Companies will build this transparency into their supply chains, as they should, to manage their own risks. Governments will do so, as they should, at least in the areas of supply deemed critical to life and health. The silver bullet would be to do so collaboratively. Lean operations and JIT inventory systems excel in efficiency and agility, because they rely on collaborative, trusted supply chain relationships and transparent, full disclosure of relevant information. Firms don’t share sensitive sales forecast data with transactional vendors, but rely instead on long-term partners. Doing so allows them to shift inventory levels back upstream in the supply chain. But when they do so, it is with confidence from full visibility to the total supply chain.
What I’m advocating is that we establish a real-time map of global value chains, interlocked with firms’ own proprietary data, to give government administrators visibility to the status and location of available inventories. By mapping the flows of goods, in times of crisis government administrators could identify necessary resources and coordinate the quickest and most efficient deployment to areas of need. Latest generations of security protocols, utilizing blockchain and crypto logic such as TripleBlind could protect firms’ competitive data, while allowing government administrators to stress test supply chains, much as we do the banking sector.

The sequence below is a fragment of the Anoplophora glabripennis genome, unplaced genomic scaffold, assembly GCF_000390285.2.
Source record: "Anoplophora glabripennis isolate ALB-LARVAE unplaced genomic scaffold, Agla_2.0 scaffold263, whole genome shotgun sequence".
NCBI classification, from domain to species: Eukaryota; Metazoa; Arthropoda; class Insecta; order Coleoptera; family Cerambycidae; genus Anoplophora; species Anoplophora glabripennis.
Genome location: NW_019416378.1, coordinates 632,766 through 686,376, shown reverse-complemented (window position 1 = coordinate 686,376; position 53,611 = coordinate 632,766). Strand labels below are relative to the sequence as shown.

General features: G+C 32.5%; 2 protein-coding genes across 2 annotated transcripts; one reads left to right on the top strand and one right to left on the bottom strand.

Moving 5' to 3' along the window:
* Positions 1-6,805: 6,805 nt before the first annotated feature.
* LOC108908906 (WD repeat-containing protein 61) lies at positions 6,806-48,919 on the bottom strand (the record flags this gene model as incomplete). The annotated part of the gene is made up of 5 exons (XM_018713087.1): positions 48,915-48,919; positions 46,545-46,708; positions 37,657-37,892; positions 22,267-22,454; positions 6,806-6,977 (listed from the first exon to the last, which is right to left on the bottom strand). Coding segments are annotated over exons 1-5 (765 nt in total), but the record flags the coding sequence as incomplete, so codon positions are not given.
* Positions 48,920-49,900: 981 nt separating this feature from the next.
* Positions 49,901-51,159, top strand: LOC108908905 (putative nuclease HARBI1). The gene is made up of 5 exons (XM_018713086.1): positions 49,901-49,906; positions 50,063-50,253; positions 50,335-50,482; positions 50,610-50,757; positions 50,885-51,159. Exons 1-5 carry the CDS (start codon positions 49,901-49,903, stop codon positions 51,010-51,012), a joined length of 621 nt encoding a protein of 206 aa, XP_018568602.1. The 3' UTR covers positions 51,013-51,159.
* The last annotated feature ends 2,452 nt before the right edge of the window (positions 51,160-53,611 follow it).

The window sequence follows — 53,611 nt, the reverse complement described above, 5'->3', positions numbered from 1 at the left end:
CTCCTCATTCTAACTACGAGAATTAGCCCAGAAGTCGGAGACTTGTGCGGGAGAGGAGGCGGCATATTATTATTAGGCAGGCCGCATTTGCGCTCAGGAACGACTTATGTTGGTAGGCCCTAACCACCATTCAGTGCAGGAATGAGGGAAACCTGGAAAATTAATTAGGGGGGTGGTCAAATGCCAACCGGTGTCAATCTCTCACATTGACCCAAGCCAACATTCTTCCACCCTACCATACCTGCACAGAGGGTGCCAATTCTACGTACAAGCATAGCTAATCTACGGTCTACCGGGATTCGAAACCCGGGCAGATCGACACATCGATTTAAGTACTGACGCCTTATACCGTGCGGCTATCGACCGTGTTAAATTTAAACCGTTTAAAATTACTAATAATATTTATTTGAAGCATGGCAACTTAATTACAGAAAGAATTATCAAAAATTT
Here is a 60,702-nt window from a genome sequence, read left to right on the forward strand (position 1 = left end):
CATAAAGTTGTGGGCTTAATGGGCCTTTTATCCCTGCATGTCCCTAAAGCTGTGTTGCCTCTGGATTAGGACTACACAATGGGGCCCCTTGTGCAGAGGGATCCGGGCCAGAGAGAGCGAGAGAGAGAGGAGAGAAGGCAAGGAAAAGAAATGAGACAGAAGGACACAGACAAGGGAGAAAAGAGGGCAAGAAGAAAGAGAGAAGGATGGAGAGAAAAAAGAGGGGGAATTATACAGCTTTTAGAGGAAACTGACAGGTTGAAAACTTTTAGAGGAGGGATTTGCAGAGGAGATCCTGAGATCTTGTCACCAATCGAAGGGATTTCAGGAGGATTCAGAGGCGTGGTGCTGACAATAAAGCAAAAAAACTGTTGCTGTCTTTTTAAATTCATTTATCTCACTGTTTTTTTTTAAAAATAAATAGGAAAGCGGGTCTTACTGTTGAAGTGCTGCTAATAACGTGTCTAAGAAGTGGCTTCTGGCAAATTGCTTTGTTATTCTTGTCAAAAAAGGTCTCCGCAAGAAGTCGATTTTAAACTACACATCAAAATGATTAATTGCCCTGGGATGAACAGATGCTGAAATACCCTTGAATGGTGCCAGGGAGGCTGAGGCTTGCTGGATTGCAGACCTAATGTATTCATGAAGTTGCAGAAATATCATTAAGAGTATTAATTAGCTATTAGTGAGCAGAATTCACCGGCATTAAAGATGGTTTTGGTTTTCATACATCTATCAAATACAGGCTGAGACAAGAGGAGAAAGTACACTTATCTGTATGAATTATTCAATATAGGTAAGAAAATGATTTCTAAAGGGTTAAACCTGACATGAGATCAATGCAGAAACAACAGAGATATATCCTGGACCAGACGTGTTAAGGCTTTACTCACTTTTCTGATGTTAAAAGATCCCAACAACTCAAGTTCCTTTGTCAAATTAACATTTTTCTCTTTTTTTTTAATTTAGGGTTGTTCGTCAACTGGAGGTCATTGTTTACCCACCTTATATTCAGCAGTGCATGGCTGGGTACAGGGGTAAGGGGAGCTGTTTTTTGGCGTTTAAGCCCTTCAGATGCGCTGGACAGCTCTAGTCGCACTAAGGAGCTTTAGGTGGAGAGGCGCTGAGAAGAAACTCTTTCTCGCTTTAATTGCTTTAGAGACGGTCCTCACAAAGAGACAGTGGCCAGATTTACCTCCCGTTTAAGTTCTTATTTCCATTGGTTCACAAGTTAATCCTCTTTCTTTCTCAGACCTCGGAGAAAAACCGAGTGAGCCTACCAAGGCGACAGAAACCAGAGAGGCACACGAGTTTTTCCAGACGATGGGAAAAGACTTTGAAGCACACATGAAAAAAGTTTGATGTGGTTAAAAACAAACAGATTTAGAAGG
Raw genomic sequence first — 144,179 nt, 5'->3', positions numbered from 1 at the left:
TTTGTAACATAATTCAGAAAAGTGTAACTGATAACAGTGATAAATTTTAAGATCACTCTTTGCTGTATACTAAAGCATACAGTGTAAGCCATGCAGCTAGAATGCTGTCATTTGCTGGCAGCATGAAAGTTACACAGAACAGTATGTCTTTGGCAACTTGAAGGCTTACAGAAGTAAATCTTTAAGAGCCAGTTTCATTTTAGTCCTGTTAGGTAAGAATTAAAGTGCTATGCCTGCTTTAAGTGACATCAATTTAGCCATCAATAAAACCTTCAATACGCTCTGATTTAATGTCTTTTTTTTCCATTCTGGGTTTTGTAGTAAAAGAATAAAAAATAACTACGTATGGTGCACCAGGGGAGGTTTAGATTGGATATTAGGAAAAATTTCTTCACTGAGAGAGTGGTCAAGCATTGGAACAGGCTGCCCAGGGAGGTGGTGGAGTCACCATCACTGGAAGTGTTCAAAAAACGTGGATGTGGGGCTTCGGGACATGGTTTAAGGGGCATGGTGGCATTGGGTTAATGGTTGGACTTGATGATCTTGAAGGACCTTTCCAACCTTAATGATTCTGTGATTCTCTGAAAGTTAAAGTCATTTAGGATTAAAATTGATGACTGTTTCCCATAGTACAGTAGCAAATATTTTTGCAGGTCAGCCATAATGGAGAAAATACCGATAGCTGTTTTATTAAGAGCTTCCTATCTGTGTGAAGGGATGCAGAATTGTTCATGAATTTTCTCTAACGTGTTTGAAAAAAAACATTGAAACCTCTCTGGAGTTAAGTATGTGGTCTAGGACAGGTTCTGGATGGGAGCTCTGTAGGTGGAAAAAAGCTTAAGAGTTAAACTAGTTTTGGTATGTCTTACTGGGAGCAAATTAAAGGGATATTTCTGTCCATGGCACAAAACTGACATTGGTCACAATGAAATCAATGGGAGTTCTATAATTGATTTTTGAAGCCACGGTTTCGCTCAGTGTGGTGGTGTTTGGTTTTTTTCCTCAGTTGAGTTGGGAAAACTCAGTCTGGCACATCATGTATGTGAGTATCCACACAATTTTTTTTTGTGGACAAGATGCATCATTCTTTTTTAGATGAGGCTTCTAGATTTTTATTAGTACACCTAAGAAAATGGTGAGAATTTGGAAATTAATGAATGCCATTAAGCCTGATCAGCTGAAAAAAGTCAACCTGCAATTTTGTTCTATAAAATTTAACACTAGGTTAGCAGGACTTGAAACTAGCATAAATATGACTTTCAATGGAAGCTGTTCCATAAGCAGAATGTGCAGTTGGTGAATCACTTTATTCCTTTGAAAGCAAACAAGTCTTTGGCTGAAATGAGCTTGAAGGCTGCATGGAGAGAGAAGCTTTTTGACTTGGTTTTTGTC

Toilet paper perceptions aside, the abundance mentality is still in effect. Let’s focus on collaborating to expand the value pie and not fight over who will get the largest slice. Companies will always compete with their supply chains. Federal, state, and local governments should not be forced to do the same.
About the Author
Larry Wigger currently serves UMKC’s Henry W. Bloch School of Management as Assistant Teaching Professor of Supply Chain and Operations Management. Larry is in the latter stages of his PhD in Economics at UMKC and holds both a Master of Science in Supply Chain Management and a general MBA from Elmhurst College and a BA in Business Administration from William Jewell College. With over twenty years of progressive and varied management experience, Larry’s expertise includes the full range of supply chain management activities, strategic leadership in multiple business start-ups, as well as, operations, project and program management.
Larry’s experience includes 15 years in the petroleum industry, frequently focused on supply chain management roles, including all facets of demand planning, material forecasting, strategic sourcing, contract negotiation, tactical procurement, 3rd party logistics, continuous improvement, life-cycle cost and sustainability. Additionally, Larry has held equity leadership positions in multiple start-ups across the construction and project management industry. These activities have included consultancy and at-risk construction work for major global petroleum, retail, and hospitality clients, support services in the recent fracking boom, and three years of post-earthquake construction projects in Port-au-Prince, Haiti.